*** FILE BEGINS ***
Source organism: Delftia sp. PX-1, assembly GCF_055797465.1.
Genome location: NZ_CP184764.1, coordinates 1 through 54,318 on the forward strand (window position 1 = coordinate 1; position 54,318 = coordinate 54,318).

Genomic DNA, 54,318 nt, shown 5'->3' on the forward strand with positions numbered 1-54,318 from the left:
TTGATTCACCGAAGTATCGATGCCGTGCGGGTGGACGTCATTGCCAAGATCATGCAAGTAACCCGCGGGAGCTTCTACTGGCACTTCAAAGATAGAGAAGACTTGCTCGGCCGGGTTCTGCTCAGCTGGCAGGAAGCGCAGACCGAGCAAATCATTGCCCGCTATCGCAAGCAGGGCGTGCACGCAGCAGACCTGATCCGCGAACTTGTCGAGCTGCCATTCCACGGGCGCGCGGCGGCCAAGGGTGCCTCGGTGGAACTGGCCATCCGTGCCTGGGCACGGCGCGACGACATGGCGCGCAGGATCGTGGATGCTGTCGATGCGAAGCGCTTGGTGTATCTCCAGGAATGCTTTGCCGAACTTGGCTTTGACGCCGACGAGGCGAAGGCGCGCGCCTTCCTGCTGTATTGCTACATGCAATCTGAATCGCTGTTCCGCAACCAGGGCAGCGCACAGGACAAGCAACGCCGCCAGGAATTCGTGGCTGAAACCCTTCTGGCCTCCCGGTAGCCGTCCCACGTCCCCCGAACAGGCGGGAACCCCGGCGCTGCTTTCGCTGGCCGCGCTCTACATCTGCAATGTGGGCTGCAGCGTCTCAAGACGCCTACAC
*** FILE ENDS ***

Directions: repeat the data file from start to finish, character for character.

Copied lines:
Source organism: Delftia sp. PX-1, assembly GCF_055797465.1.
Genome location: NZ_CP184764.1, coordinates 1 through 54,318 on the forward strand (window position 1 = coordinate 1; position 54,318 = coordinate 54,318).

Genomic DNA, 54,318 nt, shown 5'->3' on the forward strand with positions numbered 1-54,318 from the left:
TTGATTCACCGAAGTATCGATGCCGTGCGGGTGGACGTCATTGCCAAGATCATGCAAGTAACCCGCGGGAGCTTCTACTGGCACTTCAAAGATAGAGAAGACTTGCTCGGCCGGGTTCTGCTCAGCTGGCAGGAAGCGCAGACCGAGCAAATCATTGCCCGCTATCGCAAGCAGGGCGTGCACGCAGCAGACCTGATCCGCGAACTTGTCGAGCTGCCATTCCACGGGCGCGCGGCGGCCAAGGGTGCCTCGGTGGAACTGGCCATCCGTGCCTGGGCACGGCGCGACGACATGGCGCGCAGGATCGTGGATGCTGTCGATGCGAAGCGCTTGGTGTATCTCCAGGAATGCTTTGCCGAACTTGGCTTTGACGCCGACGAGGCGAAGGCGCGCGCCTTCCTGCTGTATTGCTACATGCAATCTGAATCGCTGTTCCGCAACCAGGGCAGCGCACAGGACAAGCAACGCCGCCAGGAATTCGTGGCTGAAACCCTTCTGGCCTCCCGGTAGCCGTCCCACGTCCCCCGAACAGGCGGGAACCCCGGCGCTGCTTTCGCTGGCCGCGCTCTACATCTGCAATGTGGGCTGCAGCGTCTCAAGACGCCTACAC